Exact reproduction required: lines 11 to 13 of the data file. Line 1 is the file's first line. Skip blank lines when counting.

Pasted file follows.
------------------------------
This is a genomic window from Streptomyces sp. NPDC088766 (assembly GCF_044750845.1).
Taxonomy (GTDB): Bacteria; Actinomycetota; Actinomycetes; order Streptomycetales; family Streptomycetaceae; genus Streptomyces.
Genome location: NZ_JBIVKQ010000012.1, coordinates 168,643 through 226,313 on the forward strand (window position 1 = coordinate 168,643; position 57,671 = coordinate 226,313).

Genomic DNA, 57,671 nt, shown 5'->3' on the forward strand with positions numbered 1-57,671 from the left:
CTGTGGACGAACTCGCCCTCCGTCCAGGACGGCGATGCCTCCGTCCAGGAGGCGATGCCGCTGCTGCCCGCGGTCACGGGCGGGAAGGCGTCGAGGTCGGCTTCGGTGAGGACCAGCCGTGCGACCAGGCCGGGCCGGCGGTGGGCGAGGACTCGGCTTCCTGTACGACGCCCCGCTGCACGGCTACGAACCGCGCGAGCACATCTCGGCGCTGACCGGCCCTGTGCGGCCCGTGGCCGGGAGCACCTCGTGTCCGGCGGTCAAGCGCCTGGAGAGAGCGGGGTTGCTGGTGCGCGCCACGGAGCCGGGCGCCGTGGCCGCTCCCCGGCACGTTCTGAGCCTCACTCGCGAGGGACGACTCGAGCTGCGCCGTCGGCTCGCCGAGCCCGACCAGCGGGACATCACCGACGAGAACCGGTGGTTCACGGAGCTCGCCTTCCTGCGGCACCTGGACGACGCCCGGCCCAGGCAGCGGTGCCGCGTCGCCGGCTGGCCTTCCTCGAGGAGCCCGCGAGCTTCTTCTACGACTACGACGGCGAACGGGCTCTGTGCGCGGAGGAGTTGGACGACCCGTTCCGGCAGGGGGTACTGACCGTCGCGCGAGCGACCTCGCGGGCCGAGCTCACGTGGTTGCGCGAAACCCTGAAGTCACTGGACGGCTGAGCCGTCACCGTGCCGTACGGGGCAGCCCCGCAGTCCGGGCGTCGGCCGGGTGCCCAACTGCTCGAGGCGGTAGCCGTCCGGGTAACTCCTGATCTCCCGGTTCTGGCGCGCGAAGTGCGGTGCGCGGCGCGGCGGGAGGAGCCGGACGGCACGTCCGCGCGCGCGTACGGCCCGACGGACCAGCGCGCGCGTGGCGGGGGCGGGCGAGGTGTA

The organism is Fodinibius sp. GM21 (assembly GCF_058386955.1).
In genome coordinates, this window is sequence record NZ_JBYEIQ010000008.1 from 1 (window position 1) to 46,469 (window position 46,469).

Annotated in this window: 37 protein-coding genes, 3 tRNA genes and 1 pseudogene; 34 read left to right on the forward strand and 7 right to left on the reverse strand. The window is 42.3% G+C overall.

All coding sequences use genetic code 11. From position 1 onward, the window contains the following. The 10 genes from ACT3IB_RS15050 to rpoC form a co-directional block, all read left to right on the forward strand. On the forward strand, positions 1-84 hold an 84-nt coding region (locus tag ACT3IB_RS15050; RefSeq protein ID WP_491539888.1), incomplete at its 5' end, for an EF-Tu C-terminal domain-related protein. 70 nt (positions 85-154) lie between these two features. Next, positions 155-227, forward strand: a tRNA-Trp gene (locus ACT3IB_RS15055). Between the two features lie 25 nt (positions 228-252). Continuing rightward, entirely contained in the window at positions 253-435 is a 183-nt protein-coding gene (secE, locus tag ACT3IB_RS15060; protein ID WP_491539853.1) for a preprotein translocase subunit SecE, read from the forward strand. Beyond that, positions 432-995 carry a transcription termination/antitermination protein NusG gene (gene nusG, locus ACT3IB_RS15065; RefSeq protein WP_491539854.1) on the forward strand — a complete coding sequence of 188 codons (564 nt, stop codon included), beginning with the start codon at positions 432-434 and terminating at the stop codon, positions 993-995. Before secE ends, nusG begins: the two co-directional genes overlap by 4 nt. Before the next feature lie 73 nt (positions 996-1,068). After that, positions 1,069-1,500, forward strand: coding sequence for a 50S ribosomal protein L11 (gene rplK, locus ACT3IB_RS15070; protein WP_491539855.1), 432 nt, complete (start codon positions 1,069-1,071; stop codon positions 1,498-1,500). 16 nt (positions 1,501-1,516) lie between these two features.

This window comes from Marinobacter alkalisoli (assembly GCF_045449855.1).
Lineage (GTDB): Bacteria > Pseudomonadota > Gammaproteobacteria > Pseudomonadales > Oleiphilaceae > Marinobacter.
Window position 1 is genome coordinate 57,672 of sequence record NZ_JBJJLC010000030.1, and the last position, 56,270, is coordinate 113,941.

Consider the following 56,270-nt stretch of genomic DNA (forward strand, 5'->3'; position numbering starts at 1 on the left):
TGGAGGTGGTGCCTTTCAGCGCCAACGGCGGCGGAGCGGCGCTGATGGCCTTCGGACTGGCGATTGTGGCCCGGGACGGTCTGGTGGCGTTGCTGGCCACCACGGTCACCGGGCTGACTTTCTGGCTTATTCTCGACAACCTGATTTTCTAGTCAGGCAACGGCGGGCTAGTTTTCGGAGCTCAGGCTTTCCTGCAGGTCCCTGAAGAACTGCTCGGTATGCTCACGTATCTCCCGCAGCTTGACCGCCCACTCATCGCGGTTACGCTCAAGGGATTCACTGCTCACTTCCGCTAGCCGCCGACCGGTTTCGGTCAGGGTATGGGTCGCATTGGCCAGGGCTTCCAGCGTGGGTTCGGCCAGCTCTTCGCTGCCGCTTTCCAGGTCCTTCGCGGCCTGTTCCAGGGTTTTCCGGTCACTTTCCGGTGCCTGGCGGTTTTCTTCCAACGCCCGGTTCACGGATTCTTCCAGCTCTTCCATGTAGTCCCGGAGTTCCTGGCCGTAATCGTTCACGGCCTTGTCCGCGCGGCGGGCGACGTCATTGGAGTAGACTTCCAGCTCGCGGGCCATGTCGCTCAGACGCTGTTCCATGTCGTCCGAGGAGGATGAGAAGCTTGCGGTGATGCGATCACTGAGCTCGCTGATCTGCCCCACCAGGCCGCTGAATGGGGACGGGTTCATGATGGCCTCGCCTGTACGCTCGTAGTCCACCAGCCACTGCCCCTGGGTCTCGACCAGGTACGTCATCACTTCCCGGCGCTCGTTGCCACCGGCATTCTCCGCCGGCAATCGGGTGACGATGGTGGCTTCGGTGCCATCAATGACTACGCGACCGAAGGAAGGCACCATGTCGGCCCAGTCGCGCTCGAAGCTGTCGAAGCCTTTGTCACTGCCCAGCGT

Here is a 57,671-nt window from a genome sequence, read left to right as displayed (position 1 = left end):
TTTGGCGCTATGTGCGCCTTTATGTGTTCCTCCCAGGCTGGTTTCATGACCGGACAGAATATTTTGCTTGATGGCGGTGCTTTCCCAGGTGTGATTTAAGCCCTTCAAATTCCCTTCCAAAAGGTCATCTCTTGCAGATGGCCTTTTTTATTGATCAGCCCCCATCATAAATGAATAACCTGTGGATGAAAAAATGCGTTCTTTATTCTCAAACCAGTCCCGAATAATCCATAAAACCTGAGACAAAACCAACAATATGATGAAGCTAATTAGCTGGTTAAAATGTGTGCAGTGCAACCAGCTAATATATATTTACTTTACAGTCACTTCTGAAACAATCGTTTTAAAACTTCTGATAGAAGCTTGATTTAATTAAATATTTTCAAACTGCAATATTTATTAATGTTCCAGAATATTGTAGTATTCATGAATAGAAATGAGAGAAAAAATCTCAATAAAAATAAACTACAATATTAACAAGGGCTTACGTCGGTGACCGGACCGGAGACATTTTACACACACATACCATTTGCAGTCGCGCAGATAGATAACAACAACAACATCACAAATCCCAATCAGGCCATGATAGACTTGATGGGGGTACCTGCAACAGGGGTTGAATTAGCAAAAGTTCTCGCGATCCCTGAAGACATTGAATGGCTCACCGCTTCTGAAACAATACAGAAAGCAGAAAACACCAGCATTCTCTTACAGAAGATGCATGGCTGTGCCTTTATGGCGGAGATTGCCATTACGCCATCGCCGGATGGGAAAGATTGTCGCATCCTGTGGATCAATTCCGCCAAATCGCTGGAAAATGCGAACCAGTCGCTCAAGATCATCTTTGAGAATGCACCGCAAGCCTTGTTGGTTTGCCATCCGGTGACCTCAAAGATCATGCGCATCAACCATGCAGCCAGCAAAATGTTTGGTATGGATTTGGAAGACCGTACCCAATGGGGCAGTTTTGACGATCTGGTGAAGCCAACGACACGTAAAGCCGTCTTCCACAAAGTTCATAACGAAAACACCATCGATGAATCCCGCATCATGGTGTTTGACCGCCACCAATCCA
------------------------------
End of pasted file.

Lineage (GTDB): Bacteria > Pseudomonadota > Gammaproteobacteria > Pseudomonadales > Oleiphilaceae > Marinobacter.
Window position 1 is genome coordinate 57,672 of sequence record NZ_JBJJLC010000030.1, and the last position, 56,270, is coordinate 113,941.

Consider the following 56,270-nt stretch of genomic DNA (forward strand, 5'->3'; position numbering starts at 1 on the left):